In my good old days as a change management consultant, in order to understand what an organization did, we would talk to the staff and ask:
• What do you do?
• How do you do it?
• Why do you do it?
The last question usually got blank stares, followed by: “Because we always have.” Or they had no idea how performing one task fitted in with any of the other tasks. Ask someone in a supermarket why they chose a particular brand of soap powder, and the answer will probably be either:
• Because we always have
• Because my mother did (and probably her mother before her)
This is because you do not want to re-evaluate every time or even anytime you shop. Something has to cause you to change. It may be a good offer in the supermarket, or that what you are doing at work is no longer effective because the outside world has changed.
People continue to do what they have always done, or believe what they have always believed, because they never question it. Some people set their values in their teens and never change. Some just do what they are told without question - no personal responsibility. It gives them someone to blame - “just following orders.”
Businesses can continue to do what they have always done until they go out of business. For example, Kodak stuck by their core business of traditional photographic film, and could see no pressure from competing technologies. As Kodak executives could not fathom a world without traditional film, there was little incentive to deviate from that course. In 2012, it went bankrupt.
Disruptive technology in this case was digital photography - doing the same thing in a completely different way. Other changes created a demand for things that did not previously exist - first radio, then portable radio, then TV. Personal computers, phones and mobile phones are other examples.
However, they satisfied un-thought-of needs. Whether you need a device to tell you what has gone off in the fridge is questionable, at least for my generation. If inventions are solutions looking for problems, they are likely to fail. Change management can often focus on doing things right, rather than doing the right things. The same goes for real life.
What can you do?
• Understand, review or determine your goals, vision and beliefs
• From time to time, look at your ingrained habits and ask:
o What am I doing?
o Is this helping me achieve my goals?
o Why am I doing this, and for whom?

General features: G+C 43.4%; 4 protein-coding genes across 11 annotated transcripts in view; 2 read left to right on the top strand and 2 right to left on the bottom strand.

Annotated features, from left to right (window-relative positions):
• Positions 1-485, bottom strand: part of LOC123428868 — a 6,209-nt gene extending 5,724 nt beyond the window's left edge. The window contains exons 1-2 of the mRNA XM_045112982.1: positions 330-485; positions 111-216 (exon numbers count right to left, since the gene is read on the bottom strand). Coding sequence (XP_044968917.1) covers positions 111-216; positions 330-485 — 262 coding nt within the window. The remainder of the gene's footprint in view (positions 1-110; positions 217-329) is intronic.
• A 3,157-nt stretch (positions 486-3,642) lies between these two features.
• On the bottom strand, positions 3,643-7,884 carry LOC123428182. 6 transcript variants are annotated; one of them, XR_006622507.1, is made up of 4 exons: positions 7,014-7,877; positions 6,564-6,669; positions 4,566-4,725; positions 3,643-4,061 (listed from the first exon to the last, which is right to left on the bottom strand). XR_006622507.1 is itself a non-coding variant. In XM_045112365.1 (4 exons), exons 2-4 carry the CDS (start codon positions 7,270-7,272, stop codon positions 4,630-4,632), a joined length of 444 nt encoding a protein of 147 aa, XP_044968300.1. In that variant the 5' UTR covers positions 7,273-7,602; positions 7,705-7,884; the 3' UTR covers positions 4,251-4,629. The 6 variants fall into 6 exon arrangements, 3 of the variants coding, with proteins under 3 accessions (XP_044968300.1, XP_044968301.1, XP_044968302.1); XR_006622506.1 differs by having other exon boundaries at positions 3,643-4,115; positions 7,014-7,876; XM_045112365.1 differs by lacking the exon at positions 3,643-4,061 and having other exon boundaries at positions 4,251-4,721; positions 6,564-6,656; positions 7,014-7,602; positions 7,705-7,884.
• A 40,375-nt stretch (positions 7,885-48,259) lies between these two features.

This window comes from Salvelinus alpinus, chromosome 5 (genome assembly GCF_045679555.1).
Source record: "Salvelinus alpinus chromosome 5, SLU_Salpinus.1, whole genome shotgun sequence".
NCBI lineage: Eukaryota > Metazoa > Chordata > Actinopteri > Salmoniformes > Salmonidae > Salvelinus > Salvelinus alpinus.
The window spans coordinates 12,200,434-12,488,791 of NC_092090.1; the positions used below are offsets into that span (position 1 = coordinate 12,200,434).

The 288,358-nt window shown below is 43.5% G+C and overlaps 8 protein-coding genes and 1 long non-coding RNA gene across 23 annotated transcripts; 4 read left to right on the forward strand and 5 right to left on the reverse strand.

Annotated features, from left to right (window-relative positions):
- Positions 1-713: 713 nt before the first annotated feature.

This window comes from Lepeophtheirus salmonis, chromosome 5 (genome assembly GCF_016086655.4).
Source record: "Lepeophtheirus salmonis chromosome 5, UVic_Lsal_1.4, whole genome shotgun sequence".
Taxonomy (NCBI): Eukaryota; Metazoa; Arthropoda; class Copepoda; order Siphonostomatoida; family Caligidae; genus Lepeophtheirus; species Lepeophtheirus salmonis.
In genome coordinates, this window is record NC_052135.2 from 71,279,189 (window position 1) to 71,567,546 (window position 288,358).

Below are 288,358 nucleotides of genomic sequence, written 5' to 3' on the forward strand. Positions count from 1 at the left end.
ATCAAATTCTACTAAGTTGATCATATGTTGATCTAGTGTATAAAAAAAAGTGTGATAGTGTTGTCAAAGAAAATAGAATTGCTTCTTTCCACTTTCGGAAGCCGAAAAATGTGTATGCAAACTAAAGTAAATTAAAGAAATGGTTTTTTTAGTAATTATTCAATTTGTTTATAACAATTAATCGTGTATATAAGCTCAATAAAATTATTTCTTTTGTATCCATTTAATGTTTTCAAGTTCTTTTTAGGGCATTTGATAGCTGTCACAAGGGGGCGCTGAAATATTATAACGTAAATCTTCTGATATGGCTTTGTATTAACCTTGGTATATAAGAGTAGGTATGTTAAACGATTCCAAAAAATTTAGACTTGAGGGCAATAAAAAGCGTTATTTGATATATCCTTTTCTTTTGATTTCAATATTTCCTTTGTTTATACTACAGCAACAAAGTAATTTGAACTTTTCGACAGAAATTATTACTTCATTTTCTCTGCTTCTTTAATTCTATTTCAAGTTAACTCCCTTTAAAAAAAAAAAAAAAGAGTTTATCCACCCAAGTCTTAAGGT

Quite often, people do things because they always have. They may be doing so to please someone else, without ever asking if it does. Take a mother who makes a specific desert for her son because he said he liked it when he was 14. He is now 40 and cannot stand it. He eats it to please her. Neither is prepared to talk about it.
Another example is a father who says: “You know it will please your mother” - he has no idea either. Just keep bringing your mother chocolates every week, even though she says she is on a diet. It can take courage to stop doing things for someone else, but sometimes it is right to focus on what you want.
This review can help you determine whether you are doing the right things for the right reasons, but are you doing them the right way? You may only have a hammer, so nails is your only solution. Identify the skills to learn, learn them and get new tools. For example, I learn new cookery skills by reading, watching others, watching TV and listening to the radio.
Sharpening the saw
This the seventh habit of Covey’s “seven habits of successful people.” Suppose you were to come upon someone in the woods working feverishly to saw down a tree.
• “I’m sawing down this tree.”
• “You look exhausted!” you exclaim. “How long have you been at it?”
• “Over five hours.”
• “Why don’t you sharpen that saw?” you inquire. “I’m sure it would go a lot faster.”
• “I don’t have time to sharpen the saw,” the man says. “I’m too busy sawing!”
Sharpening the saw is about renewing yourself physically, mentally, spiritually and emotionally. Take time out to review what, how and why you are doing everything. Ramadan is the perfect time for this.SHOW MORE